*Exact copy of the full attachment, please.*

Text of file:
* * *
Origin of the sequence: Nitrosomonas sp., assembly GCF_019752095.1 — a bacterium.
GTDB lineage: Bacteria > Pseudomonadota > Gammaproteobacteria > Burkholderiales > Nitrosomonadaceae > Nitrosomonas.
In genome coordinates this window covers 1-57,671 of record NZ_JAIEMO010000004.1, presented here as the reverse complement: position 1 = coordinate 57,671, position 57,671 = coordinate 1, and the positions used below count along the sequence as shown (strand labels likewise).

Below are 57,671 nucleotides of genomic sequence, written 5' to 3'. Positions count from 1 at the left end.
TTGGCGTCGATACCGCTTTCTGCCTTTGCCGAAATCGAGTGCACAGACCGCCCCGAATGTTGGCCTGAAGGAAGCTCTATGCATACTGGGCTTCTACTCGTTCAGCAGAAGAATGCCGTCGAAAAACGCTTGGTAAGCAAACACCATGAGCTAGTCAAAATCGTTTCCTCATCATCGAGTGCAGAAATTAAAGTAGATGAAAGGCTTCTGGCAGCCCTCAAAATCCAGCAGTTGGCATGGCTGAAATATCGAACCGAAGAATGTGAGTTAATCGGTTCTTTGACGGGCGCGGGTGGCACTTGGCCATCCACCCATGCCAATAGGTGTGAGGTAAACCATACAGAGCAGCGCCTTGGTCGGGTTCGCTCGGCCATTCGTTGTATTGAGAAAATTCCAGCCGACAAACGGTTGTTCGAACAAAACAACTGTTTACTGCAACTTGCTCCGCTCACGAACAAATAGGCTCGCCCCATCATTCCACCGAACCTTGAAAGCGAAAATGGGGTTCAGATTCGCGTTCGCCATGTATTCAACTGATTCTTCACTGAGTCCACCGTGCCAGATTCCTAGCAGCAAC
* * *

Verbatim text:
Origin of the sequence: Nitrosomonas sp., assembly GCF_019752095.1 — a bacterium.
GTDB lineage: Bacteria > Pseudomonadota > Gammaproteobacteria > Burkholderiales > Nitrosomonadaceae > Nitrosomonas.
In genome coordinates this window covers 1-57,671 of record NZ_JAIEMO010000004.1, presented here as the reverse complement: position 1 = coordinate 57,671, position 57,671 = coordinate 1, and the positions used below count along the sequence as shown (strand labels likewise).

Below are 57,671 nucleotides of genomic sequence, written 5' to 3'. Positions count from 1 at the left end.
TTGGCGTCGATACCGCTTTCTGCCTTTGCCGAAATCGAGTGCACAGACCGCCCCGAATGTTGGCCTGAAGGAAGCTCTATGCATACTGGGCTTCTACTCGTTCAGCAGAAGAATGCCGTCGAAAAACGCTTGGTAAGCAAACACCATGAGCTAGTCAAAATCGTTTCCTCATCATCGAGTGCAGAAATTAAAGTAGATGAAAGGCTTCTGGCAGCCCTCAAAATCCAGCAGTTGGCATGGCTGAAATATCGAACCGAAGAATGTGAGTTAATCGGTTCTTTGACGGGCGCGGGTGGCACTTGGCCATCCACCCATGCCAATAGGTGTGAGGTAAACCATACAGAGCAGCGCCTTGGTCGGGTTCGCTCGGCCATTCGTTGTATTGAGAAAATTCCAGCCGACAAACGGTTGTTCGAACAAAACAACTGTTTACTGCAACTTGCTCCGCTCACGAACAAATAGGCTCGCCCCATCATTCCACCGAACCTTGAAAGCGAAAATGGGGTTCAGATTCGCGTTCGCCATGTATTCAACTGATTCTTCACTGAGTCCACCGTGCCAGATTCCTAGCAGCAAC